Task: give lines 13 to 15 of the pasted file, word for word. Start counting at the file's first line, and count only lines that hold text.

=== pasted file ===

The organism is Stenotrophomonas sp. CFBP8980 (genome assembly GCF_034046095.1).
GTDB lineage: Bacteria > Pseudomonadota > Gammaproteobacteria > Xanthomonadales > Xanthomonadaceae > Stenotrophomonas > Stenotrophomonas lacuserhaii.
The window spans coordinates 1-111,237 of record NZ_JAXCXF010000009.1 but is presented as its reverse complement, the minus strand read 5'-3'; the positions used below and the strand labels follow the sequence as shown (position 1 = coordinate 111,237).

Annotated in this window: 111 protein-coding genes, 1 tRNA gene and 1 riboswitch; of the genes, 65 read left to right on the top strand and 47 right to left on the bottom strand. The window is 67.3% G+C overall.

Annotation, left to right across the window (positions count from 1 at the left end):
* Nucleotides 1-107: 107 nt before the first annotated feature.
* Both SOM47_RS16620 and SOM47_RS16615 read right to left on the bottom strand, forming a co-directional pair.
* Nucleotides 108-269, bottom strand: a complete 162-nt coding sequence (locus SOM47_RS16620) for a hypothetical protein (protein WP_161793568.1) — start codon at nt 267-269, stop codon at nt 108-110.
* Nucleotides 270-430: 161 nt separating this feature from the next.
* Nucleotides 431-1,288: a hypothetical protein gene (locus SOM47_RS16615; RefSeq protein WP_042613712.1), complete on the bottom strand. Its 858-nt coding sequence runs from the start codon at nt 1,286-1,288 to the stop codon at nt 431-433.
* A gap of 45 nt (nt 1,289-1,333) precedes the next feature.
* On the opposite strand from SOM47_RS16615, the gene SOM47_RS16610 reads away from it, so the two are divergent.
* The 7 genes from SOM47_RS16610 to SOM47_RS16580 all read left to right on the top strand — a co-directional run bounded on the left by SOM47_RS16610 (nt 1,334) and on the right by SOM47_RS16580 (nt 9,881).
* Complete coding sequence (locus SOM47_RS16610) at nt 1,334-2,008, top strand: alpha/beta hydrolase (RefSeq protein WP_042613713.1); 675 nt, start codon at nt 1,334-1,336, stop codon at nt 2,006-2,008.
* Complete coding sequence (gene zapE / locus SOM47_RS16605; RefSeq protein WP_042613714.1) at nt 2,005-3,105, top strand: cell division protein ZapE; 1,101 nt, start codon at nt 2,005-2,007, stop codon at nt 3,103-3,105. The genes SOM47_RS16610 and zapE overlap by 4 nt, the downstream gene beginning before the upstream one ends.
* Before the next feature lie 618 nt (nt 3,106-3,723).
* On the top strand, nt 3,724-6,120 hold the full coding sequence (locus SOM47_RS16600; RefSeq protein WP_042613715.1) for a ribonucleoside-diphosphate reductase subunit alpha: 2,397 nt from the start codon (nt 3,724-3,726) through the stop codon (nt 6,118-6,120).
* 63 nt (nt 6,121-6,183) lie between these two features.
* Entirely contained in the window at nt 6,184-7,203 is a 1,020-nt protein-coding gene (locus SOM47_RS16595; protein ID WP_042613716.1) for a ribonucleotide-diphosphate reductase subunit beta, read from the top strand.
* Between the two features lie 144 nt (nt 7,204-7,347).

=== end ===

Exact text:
* The 7 genes from SOM47_RS16610 to SOM47_RS16580 all read left to right on the top strand — a co-directional run bounded on the left by SOM47_RS16610 (nt 1,334) and on the right by SOM47_RS16580 (nt 9,881).
* Complete coding sequence (locus SOM47_RS16610) at nt 1,334-2,008, top strand: alpha/beta hydrolase (RefSeq protein WP_042613713.1); 675 nt, start codon at nt 1,334-1,336, stop codon at nt 2,006-2,008.
* Complete coding sequence (gene zapE / locus SOM47_RS16605; RefSeq protein WP_042613714.1) at nt 2,005-3,105, top strand: cell division protein ZapE; 1,101 nt, start codon at nt 2,005-2,007, stop codon at nt 3,103-3,105. The genes SOM47_RS16610 and zapE overlap by 4 nt, the downstream gene beginning before the upstream one ends.